Bajaj Auto has global motorcycle market in its sights

India’s largest two-wheeler exporter plans to double its overseas motorcycle sales as compared to domestic volumes. Sumantra B Barooah finds out how Bajaj Auto plans to take on the world.

By Sumantra B Barooah calendar 24 Sep 2014 Views icon66979 Views Share - Share to Facebook Share to Twitter Share to LinkedIn Share to Whatsapp
Bajaj Auto has global motorcycle market in its sights

India’s largest two-wheeler exporter plans to double its overseas motorcycle sales as compared to domestic volumes. Sumantra B Barooah finds out how Bajaj Auto plans to take on the world.

To be global, it’s important to be a specialist,” says Rajiv Bajaj, managing director, Bajaj Auto. Rajiv Bajaj, who has steered Bajaj Auto from a scooter and motorcycle maker to a purely motorcycle company, is now working on realising the first part of his statement. “The motorcycle market outside India is double that of the Indian market. That means if Bajaj sells 100 bikes in India, eventually it must sell 200 bikes outside India,” Bajaj told Autocar Professional. Currently, the ratio is moving towards 1:1. For the four-month April-July 2014 period, Bajaj Auto exported 527,000 motorcycles and sold 615,000 units in local markets.

To reach its ambitious export goal, Bajaj Auto will have to enter many more markets than it does now. Some key markets it is targeting next are China, Brazil and USA. In addition, Pakistan and ASEAN are on the radar.

While a Pakistan entry will need the removal of its trade barriers with India, in ASEAN, Bajaj Auto is likely to replicate its successful overseas partnership model with Kawasaki which began in the Philippines a few years ago. Last year, Bajaj sold 95,000 bikes in the Philippines and both companies grabbed the leader position in the market. The Philippines is followed by Indonesia where Bajaj-Kawasaki have implemented the same business model. Bajaj feels it should also be carried over to Thailand, Vietnam and Malaysia, “step by step”.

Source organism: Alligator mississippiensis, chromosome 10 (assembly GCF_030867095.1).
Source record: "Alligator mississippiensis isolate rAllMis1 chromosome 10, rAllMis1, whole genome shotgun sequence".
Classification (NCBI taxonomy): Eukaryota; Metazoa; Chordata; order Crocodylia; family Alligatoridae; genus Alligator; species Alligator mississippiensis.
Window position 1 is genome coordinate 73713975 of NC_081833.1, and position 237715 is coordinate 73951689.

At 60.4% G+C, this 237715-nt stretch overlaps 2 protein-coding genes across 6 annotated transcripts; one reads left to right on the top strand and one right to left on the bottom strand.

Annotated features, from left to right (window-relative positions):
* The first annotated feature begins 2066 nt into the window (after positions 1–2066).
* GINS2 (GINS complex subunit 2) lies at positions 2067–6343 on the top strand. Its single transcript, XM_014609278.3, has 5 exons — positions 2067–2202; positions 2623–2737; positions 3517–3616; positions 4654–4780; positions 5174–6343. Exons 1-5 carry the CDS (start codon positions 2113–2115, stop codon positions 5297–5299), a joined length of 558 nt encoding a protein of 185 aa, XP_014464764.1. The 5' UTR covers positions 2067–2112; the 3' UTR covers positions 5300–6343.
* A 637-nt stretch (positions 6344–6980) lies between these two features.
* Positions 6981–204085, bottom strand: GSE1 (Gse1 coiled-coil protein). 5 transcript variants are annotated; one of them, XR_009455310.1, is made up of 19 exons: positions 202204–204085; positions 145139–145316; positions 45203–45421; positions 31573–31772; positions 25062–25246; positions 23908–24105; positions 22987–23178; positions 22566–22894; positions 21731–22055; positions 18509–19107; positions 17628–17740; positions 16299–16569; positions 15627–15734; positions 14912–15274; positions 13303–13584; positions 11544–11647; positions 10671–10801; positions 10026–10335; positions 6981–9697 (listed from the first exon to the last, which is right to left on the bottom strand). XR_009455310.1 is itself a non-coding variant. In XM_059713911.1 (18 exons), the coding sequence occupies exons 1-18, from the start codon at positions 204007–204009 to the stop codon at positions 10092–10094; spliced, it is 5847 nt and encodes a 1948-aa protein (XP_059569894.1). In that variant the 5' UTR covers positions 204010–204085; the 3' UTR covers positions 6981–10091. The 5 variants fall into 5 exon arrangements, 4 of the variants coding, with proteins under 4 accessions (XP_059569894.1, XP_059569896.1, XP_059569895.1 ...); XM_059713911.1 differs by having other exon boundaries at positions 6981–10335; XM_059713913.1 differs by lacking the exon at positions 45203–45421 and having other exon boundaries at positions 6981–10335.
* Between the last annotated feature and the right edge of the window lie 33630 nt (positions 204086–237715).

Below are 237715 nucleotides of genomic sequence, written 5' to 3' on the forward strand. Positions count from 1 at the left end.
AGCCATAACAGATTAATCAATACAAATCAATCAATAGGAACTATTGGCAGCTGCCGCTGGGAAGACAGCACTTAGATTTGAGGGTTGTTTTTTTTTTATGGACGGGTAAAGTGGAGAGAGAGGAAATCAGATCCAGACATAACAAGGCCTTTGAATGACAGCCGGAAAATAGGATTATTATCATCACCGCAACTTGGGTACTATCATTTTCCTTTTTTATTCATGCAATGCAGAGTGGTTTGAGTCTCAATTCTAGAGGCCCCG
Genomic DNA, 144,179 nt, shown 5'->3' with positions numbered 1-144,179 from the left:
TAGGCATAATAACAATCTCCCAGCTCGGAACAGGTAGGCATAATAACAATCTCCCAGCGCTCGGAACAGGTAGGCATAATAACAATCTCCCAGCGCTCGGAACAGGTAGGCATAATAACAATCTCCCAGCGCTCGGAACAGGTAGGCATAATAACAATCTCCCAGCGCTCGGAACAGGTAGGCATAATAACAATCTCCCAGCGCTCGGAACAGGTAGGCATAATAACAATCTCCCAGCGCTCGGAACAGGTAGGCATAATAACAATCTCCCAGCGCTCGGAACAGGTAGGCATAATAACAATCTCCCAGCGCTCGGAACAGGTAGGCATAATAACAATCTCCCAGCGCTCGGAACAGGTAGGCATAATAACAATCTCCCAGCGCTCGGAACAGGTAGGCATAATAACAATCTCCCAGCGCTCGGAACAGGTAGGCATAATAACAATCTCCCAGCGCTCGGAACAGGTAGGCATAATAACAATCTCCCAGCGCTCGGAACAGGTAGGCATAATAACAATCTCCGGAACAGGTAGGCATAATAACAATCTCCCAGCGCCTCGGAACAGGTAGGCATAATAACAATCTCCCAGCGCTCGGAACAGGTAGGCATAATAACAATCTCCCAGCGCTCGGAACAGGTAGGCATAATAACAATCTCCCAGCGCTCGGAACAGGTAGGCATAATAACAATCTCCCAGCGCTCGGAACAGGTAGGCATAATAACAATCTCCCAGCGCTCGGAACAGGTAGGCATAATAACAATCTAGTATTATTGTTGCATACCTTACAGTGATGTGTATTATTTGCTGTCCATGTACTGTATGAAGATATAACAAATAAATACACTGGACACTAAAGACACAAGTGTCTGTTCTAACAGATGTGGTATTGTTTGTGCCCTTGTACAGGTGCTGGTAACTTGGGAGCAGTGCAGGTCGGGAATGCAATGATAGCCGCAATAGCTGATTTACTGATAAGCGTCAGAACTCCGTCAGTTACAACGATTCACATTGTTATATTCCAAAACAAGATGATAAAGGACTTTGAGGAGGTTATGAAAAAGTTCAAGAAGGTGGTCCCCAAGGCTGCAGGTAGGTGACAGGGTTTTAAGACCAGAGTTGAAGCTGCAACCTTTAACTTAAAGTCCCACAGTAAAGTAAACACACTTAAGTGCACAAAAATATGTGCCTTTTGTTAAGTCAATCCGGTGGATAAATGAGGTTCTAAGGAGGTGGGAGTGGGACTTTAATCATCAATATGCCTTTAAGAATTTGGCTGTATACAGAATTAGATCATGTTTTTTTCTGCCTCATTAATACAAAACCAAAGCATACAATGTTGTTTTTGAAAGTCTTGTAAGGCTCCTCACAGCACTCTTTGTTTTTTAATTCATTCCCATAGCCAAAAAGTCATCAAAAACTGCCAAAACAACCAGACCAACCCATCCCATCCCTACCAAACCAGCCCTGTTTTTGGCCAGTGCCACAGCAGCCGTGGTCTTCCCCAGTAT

For the US and China markets, Bajaj Auto will partner with KTM, the company it bought equity in 2012 and in which it has a 48 percent stake. Autocar Professional first broke the news about Bajaj Auto's China entry plan in its January 15, 2014 issue. KTM has a JV with China’s Hangzhou-based CF Moto. In the US market, Bajaj will look at launching the bigger Pulsars (400cc), but that could be 2-3 years away.  

The partnership strategy in global markets helps both partners. While it enables a swift entry into a new market, for KTM or Kawasaki the benefits are more footfalls in showrooms and better utilisation of production capacity, wherever that is.

Bajaj Auto may have lost a few percentage points in market share locally but its exports strategy seems to yielding good dividends. Over the decade, its annual bike export volume shot up from 130,000 units to 1.3 million units, a CAGR of 30 percent. Last year, Bajaj Auto had a share of over 66 percent in motorcycle exports from India. “Some companies may want to be either a regional or domestic player. Each company has finite resources. We want to be a global player," says Bajaj.



The Pune-based OEM is focusing on strengthening its overseas presence. It has to, if it is to remain ahead of its home-grown competitors as well as race successfully against the big Honda in the global market. Hero MotoCorp, for example, has embarked on an aggressive plan to grow its exports business entering into Africa, which is one of Bajaj Auto’s biggest markets. Hero set up a CKD assembly last year and is also foraying into Latin America. TVS Motor Co, which also has a plant in Indonesia, could also embark on a stronger export strategy in the coming years. Some products co-developed with BMW Motorrad, the first of which is due next year, could lead that.